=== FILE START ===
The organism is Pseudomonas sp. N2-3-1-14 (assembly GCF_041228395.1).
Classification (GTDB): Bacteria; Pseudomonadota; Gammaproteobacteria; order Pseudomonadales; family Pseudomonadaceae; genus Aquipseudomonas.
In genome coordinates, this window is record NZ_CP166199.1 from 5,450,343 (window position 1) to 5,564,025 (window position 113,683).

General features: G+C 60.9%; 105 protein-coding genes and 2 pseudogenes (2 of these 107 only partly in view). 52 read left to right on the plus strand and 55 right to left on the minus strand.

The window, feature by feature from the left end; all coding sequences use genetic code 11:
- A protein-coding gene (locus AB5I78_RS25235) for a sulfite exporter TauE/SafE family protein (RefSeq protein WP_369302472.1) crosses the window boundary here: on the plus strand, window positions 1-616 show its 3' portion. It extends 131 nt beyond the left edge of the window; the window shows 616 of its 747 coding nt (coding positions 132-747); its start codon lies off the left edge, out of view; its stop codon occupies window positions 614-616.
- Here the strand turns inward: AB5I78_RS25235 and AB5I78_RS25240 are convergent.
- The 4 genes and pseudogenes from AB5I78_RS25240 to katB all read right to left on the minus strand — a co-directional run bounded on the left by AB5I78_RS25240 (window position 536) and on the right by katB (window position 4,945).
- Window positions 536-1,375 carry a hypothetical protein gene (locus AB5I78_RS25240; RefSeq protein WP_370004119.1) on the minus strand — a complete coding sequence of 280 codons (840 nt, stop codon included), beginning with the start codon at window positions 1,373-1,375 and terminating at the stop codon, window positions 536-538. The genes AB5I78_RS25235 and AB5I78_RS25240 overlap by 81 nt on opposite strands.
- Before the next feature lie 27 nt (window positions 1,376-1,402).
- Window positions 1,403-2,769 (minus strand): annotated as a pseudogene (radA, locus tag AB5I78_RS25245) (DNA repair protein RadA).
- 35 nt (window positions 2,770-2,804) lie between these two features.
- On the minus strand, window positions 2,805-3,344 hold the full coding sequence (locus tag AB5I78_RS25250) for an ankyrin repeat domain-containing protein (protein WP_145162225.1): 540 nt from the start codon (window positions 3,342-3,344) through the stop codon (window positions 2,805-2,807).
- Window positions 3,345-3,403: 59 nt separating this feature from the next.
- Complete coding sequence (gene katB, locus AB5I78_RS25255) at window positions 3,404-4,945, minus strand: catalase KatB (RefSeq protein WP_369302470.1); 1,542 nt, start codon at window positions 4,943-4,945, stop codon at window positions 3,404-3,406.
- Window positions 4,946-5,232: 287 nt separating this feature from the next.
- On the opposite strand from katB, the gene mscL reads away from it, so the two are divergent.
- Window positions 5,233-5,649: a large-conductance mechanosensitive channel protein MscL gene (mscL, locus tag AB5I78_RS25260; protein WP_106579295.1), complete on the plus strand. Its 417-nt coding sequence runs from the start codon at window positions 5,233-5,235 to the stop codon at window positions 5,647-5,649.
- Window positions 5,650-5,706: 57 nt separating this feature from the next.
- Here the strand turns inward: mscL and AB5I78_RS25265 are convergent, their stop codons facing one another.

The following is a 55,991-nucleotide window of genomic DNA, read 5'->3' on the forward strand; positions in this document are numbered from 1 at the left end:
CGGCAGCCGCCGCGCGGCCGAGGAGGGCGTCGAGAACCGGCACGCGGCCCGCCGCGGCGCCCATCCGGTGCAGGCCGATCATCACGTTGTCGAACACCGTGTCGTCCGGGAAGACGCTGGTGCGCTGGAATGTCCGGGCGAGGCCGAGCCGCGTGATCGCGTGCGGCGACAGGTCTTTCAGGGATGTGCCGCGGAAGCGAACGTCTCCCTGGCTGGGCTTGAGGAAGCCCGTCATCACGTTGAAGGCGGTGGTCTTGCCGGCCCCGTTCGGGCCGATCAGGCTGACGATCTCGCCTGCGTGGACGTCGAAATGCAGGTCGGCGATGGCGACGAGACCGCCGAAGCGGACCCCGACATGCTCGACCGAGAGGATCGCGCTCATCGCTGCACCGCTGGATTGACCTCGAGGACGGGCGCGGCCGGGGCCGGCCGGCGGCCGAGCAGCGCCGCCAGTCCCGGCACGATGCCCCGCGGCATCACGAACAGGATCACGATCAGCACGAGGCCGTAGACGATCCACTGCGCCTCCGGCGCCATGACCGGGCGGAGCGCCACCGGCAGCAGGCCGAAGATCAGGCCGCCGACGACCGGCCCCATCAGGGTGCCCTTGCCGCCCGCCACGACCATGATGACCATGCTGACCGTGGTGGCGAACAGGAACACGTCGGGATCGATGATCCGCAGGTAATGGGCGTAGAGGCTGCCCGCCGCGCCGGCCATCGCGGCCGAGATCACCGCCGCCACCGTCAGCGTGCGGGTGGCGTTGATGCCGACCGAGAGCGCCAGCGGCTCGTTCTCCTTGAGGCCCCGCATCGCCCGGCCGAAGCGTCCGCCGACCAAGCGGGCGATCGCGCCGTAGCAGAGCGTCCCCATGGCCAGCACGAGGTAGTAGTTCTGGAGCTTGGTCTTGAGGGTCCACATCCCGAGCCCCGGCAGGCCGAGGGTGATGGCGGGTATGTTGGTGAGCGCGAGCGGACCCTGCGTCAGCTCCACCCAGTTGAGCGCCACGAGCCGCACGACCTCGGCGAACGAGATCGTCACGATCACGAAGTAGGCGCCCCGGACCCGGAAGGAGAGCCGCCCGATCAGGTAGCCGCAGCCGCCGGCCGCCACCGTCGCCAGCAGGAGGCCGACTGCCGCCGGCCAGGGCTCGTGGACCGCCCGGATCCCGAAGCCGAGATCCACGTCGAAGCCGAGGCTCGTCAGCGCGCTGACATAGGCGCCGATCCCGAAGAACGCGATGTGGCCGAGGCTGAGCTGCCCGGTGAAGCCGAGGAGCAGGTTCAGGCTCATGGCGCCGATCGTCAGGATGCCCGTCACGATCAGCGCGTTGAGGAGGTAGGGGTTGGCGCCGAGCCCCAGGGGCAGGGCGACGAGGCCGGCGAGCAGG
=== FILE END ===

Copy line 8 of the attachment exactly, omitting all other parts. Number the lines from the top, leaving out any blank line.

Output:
- The 4 genes and pseudogenes from AB5I78_RS25240 to katB all read right to left on the minus strand — a co-directional run bounded on the left by AB5I78_RS25240 (window position 536) and on the right by katB (window position 4,945).